10 THINGS I DID TO CURE MRSA (methicillin-resistant staphylococcus aureus)
1. SEE A DOCTOR: MRSA is commonly mistaken for a spider bite. If you have an abscess that starts out similar to a pimple, but grows really fast, see a doctor as soon as possible. Make sure they take a sample and have it analyzed to be sure you get antibiotics that the MRSA is sensitive to.
2. DON'T TOUCH YOUR NOSE: MRSA likes to colonize in your nose. You don't want to put it there if it's not there already. Also, you don't want to spread it if it is in there. There are creams available by prescription to treat the inside of your nose. Be sure to ask your doctor about this.
3. WEAR GLOVES: MRSA is contagious!! Be sure to wear rubber gloves while changing bandages. It is also a good idea to wear gloves when cleaning and doing laundry. You can't be too careful.
4. WATERPROOF BANDAGES: Cover the wound with some type of waterproof bandage that will seal it all the way around. Tegaderm bandages work well. This will prevent leakage from the wound that will contaminate clothes, furniture, or anything it may come in contact with. This also helps prevent spreading of the germs while in the shower.
5. SANITIZE EVERYTHING!! Since you are battling an invisible enemy, it is best to just sanitize everything. A solution of one part bleach to 10 parts water works well. Scrub all cabinets inside and out, countertops, walls, floors, tables, chairs, and any other surfaces that could have been contaminated. Mr. Clean has a spray cleaner that kills MRSA. Lysol aerosol spray also kills it. Be sure to read the labels so you get the right one. Lysol should be used to spray all upholstered furniture, mattresses, pillows, carpet, etc. Don't forget the car. Spray all upholstery and carpets in all vehicles. Be very thorough. It is a lot of work to do but it's worth it. Any areas used by the infected person should be sanitized daily. Showers and toilets used by the infected person should be sanitized after each use to prevent spreading it to other people.
6. LAUNDRY: As part of the cleaning process, all of the sheets and blankets in the house should be washed. Towels, especially those used by the infected person should be washed after each use in bleach. If you don't have white towels, get some inexpensive ones. The bleach will wear them out quickly anyway. Add a little tea tree oil to the water in your wash loads that can't be bleached. Tea tree oil is a natural antibacterial agent that is available at health food stores and it doesn't ruin your clothes.
7. HEAT PACKS VS. SITZ BATHS: The doctors recommended sitz baths to treat the wound because the heat draws more blood to the surface of the skin and aids the healing process. The thought of sitting in a tub of water with the entire lower half of your body submerged with this germ was not appealing at all. Also, the bathtub has to be sanitized as well and there are more towels to wash. We opted to use heat packs instead. We bought some cheap tube socks and white rice (not instant). Just pour some rice into a sock and tie a knot at the top. Put it in the microwave for 1 -- 2 minutes. Be careful not to get it too hot. You do not want to burn the skin and cause further injury. Put the heated rice pack into a zipper seal plastic bag and place over the bandaged wound for about 5 to 10 minutes. When finished, throw the plastic bag away. When the wound is healed you can also throw the rice filled sock away.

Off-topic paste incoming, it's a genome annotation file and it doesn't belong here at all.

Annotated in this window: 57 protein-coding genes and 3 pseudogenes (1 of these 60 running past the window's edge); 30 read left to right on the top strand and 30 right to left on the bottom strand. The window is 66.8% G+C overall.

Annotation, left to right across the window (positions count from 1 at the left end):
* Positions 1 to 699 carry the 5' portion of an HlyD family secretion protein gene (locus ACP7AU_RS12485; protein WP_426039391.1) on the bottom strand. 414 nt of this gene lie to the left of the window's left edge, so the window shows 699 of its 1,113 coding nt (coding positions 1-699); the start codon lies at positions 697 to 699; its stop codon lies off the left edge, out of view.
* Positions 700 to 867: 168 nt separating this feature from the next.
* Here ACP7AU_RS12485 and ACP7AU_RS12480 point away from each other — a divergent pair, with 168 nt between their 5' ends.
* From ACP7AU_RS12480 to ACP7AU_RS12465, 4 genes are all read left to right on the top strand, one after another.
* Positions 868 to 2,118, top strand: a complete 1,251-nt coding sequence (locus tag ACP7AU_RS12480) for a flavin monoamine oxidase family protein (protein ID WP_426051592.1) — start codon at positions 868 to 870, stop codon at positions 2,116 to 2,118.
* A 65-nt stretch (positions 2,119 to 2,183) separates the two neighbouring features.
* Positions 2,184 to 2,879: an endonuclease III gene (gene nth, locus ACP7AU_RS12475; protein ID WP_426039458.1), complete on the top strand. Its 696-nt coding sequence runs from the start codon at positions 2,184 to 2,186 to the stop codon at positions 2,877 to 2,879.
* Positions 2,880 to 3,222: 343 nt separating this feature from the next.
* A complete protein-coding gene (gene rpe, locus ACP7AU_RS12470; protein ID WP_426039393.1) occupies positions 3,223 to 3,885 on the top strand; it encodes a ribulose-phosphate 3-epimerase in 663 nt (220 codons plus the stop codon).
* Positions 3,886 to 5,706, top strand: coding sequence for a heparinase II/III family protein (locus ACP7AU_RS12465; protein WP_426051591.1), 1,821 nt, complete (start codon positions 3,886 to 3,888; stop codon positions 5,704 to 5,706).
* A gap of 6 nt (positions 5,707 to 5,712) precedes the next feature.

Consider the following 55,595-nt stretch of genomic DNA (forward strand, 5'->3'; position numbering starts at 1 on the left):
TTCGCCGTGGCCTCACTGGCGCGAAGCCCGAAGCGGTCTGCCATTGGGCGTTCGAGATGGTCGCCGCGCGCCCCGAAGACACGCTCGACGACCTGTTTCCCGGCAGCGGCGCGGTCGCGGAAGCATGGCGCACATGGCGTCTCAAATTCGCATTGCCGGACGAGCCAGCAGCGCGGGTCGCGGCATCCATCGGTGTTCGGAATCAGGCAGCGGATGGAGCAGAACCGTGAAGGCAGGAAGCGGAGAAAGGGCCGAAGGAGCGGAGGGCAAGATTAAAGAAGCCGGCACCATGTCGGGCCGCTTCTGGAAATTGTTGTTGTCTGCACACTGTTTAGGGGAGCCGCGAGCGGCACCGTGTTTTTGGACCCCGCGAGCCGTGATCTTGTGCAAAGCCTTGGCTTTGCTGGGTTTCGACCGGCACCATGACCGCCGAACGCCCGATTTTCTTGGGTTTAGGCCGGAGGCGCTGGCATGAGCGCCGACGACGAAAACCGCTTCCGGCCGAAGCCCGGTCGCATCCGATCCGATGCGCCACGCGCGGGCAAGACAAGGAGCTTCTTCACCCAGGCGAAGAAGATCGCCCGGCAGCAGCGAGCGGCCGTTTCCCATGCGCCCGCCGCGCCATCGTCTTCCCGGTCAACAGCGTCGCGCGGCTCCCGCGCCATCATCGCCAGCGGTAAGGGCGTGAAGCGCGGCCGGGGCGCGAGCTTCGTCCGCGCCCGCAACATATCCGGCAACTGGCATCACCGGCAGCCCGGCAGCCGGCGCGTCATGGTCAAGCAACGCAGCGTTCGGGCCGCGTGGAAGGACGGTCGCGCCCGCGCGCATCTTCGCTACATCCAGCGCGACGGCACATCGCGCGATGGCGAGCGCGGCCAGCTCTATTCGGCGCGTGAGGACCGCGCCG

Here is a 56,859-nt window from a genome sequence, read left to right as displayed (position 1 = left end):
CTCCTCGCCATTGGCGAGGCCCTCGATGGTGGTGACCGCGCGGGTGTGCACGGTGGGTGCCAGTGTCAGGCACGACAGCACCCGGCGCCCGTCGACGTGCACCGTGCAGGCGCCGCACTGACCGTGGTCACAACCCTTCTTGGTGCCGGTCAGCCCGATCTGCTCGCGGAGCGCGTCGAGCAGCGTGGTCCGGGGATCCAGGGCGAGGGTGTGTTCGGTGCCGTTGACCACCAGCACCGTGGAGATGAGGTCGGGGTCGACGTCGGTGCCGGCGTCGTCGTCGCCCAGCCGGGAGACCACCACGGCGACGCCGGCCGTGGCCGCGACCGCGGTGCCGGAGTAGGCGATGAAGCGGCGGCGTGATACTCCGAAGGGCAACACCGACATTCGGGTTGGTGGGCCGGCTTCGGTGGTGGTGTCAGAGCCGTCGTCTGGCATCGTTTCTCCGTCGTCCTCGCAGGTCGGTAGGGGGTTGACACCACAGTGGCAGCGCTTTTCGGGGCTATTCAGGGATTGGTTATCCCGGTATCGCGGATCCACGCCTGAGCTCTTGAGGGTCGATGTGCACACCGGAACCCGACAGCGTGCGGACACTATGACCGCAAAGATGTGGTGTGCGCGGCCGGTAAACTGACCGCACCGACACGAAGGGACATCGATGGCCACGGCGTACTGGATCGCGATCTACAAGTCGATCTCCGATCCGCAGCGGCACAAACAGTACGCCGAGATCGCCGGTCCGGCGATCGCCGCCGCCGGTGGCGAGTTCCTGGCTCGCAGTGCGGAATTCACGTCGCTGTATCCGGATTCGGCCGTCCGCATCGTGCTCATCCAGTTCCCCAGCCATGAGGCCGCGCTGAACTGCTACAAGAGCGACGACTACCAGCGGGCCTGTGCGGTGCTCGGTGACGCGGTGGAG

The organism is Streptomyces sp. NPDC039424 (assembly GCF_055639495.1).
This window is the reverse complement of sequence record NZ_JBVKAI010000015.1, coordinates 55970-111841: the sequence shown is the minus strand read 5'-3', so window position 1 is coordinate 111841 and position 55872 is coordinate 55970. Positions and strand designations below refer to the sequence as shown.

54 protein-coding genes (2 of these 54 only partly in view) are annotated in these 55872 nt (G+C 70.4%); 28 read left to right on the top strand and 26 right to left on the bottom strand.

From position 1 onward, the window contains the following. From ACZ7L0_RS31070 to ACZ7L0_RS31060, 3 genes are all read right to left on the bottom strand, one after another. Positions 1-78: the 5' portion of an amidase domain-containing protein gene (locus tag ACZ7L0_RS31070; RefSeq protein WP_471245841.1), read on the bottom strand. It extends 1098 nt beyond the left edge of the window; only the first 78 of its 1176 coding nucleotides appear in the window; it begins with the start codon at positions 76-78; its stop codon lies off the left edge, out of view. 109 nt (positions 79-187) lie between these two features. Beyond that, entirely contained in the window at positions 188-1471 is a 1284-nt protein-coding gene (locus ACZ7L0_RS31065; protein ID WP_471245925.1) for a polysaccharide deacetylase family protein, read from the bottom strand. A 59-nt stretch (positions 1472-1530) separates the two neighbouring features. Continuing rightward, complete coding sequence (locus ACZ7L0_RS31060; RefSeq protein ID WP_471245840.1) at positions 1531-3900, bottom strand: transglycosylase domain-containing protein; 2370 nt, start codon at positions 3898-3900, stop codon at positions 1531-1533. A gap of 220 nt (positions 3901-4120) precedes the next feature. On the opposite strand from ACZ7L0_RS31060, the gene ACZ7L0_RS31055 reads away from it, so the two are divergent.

8. OVER THE COUNTER TREATMENTS THAT WE FOUND EFFECTIVE: Mattherma is an ointment that is effective in healing MRSA skin infections. It contains tea tree oil as well as many other herbs and oils that effective in healing the skin and contain natural antibacterial properties. We placed Mattherma directly on the sore underneath the bandage. Skinsure Ultra is a skin cream that kills MRSA and protects against it for up to three hours. I had to order Skinsure Ultra from England. It is not available in the US. It worked well for us and the cost with shipping for two of the large bottles came to between $20 and $30 (these prices are from 2006 and may vary). I have also seen it on Ebay.
9. GET RID OF ALL BAR SOAPS!! Bar soaps harbor bacteria. Throw all bar soaps away and switch to liquid soap. We also used Hibiclens, which is a surgical scrub available over the counter, behind the counter, at your local pharmacy.
10. DON'T BE AFRAID TO THROW THINGS AWAY: It's easier to replace things than it is to fight more infections. Any questionable items such as razors, ointments, lotions, face wash, etc. that were used by the infected person prior to the diagnosis, were simply thrown away. We didn't know if the germ had been transmitted into these items with the infected person's hand. An article of clothing that was contaminated with fluids from the wound at the doctor's office was thrown away instead of being mixed in with the other laundry. Trash should be double bagged and tied at the top to prevent exposure to others.
These may seem like extreme measures but it pays to be extra careful. We were told that once you have MRSA, you would always have it. That is something that I just couldn't live with. When the sores were healed up and everything was sanitized again, the infected areas of the body as well as inside the nose were swabbed and sent to the lab for analysis. The results were clean. They found no MRSA germs present. We have had no further infections.
Update: I have found new products to fight MRSA.
1. Staphaseptic helps to prevent MRSA skin infections when used to treat cuts and scrapes.
2. Staphacide is a disinfectant and deoderizing cleaner that kills MRSA.
3. Colloidal silver has been proven to cure MRSA infections. It can be found at your local health food store.
Pam June is a stay at home mother of six children. She has been a germophobe for the past four years due to an unfortunate family experience with MRSA.